From Jethro Wood
Poplar Ridge Cayuga County 3 mo 2, 1820
Amongst the materials for domestic manufactures flax occupies an important place. The manner of preparing it however, in this Country is very imperfect; and inconsequence the value of the Crop is variable and uncertain. The process of water roting whether it has been owing to the great care which is necessary both in respect to time and the manner of handling it in that soft state or whether it has been owing to other Causes, has never been generally introduced; and from that of dew rotting, the fibre is not only often obtained harsh and weak, but sometimes it is totally lost in the snows of winter.
Impressed by these Considerations the President of the Cayuga County Agricultural Society has requested me to ask for such information as thou may possess on the subject of dressing flax without roting.1 We have seen specimens which were prepared in this manner, much superior in both softness and strength to the Common material; but the result of our enquiries into the minutia of the process has not been satisfactory. Every detail relative to this business will be interesting. Please direct to Poplar Ridge Post Office. I am very respectfully thy friend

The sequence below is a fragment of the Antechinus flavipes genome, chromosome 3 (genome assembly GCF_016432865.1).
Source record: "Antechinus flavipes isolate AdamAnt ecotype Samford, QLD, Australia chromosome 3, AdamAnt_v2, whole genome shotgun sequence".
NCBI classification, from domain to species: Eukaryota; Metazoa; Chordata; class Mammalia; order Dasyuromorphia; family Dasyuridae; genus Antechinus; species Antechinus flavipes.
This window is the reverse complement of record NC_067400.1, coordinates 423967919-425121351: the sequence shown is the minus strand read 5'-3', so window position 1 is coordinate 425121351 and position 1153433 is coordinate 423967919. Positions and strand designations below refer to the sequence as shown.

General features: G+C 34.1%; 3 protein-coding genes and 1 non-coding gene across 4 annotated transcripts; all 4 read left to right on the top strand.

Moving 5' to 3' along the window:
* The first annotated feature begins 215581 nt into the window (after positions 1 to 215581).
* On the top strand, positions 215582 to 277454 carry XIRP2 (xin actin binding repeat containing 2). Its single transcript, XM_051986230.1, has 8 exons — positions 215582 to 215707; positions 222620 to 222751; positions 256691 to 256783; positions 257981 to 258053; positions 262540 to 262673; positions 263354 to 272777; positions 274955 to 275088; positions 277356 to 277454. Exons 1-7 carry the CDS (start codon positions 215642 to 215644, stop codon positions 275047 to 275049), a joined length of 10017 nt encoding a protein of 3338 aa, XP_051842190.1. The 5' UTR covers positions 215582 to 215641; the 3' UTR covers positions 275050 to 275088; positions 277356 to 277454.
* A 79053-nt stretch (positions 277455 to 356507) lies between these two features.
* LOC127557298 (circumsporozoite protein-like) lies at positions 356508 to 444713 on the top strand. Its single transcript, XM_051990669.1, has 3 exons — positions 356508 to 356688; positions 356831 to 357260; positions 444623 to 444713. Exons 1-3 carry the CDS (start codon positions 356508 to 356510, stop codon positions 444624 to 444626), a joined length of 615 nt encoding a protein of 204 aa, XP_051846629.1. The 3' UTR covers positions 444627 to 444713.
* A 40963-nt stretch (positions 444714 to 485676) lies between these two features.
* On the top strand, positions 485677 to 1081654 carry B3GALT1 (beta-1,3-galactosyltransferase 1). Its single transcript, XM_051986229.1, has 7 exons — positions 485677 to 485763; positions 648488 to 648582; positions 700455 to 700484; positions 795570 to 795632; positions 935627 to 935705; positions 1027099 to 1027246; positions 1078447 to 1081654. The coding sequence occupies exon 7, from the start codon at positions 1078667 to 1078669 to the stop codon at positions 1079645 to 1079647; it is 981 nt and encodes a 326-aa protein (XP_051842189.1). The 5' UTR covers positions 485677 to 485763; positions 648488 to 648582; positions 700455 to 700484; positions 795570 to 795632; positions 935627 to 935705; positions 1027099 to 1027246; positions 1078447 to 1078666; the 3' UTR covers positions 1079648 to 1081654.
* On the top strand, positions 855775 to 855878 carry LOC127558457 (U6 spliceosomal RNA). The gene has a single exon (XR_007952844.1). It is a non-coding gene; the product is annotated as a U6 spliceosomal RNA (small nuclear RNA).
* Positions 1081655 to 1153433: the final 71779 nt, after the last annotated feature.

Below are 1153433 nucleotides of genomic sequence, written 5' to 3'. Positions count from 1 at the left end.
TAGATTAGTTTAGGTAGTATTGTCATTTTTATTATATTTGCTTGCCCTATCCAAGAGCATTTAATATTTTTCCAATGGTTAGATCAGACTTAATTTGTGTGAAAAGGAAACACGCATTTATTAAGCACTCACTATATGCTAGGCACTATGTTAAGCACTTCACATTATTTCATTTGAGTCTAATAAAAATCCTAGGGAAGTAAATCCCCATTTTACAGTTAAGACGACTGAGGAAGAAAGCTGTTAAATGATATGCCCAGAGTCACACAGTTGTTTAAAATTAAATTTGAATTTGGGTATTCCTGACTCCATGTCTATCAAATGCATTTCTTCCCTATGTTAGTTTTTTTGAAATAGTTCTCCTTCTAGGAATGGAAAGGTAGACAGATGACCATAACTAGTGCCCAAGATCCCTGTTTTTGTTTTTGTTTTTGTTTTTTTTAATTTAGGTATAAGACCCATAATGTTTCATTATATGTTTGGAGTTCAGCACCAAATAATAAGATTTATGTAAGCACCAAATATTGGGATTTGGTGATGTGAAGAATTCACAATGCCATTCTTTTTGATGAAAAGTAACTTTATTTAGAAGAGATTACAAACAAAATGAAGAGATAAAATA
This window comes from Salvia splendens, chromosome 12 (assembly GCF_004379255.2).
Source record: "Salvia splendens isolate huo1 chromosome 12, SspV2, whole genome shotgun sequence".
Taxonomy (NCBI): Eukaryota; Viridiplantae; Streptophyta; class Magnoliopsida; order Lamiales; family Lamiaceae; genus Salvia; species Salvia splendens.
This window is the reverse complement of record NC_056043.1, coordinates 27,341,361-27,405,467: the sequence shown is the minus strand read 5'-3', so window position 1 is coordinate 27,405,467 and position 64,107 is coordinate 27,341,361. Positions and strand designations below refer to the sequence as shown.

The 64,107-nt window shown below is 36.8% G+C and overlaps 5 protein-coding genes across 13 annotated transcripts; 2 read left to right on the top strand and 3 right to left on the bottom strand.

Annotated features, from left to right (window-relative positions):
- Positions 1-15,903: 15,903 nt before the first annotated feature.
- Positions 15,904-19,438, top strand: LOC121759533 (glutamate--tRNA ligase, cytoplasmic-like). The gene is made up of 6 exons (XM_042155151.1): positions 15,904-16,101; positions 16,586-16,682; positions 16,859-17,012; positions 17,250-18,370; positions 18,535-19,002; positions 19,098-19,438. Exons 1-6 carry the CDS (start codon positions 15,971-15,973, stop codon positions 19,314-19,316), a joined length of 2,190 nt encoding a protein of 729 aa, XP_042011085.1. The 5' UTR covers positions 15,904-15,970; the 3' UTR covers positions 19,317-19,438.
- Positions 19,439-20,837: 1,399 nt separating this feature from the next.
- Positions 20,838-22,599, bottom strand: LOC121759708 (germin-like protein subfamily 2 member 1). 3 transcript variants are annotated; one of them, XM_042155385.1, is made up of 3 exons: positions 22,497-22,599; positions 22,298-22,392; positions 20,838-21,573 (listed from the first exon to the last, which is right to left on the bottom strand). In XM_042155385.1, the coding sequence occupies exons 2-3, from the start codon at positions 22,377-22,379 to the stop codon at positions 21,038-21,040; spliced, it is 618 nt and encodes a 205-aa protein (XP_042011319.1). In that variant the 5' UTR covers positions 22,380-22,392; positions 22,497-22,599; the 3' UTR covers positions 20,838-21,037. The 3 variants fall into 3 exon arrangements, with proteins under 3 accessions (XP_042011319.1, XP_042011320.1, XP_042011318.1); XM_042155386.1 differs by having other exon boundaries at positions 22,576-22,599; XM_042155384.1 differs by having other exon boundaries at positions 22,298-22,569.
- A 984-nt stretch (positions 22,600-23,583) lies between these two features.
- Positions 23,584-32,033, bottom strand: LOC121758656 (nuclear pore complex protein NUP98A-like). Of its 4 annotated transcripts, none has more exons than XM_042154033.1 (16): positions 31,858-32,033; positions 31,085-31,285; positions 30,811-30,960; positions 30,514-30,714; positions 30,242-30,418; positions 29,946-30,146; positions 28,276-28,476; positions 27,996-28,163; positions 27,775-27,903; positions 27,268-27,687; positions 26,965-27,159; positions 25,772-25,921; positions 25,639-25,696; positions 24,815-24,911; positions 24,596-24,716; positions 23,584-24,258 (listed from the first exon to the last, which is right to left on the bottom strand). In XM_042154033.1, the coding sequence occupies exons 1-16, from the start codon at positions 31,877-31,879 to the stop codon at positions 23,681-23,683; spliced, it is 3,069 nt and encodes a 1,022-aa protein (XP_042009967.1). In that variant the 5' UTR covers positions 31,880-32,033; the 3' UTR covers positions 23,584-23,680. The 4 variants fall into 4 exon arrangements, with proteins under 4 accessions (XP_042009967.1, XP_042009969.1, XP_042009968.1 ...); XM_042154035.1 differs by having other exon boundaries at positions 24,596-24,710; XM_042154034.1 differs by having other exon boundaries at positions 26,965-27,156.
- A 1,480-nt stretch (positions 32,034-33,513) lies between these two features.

Corresponding Secretary of said Society
RC (DLC). Docketed by JM.
1. Retting flax stalk is the process by which the flax fiber is separated from the woody material and softened, usually by steeping in water (John Warnes, On the Cultivation of Flax; The Fattening of Cattle with Native Produce; Box-Feeding; and Summer-Grazing, 2d ed. [London, 1847], 116–18).
2. Jethro Wood (1774–1834) was a New York farmer and inventor who is best known for his improvements to the cast-iron plow, which were widely adopted.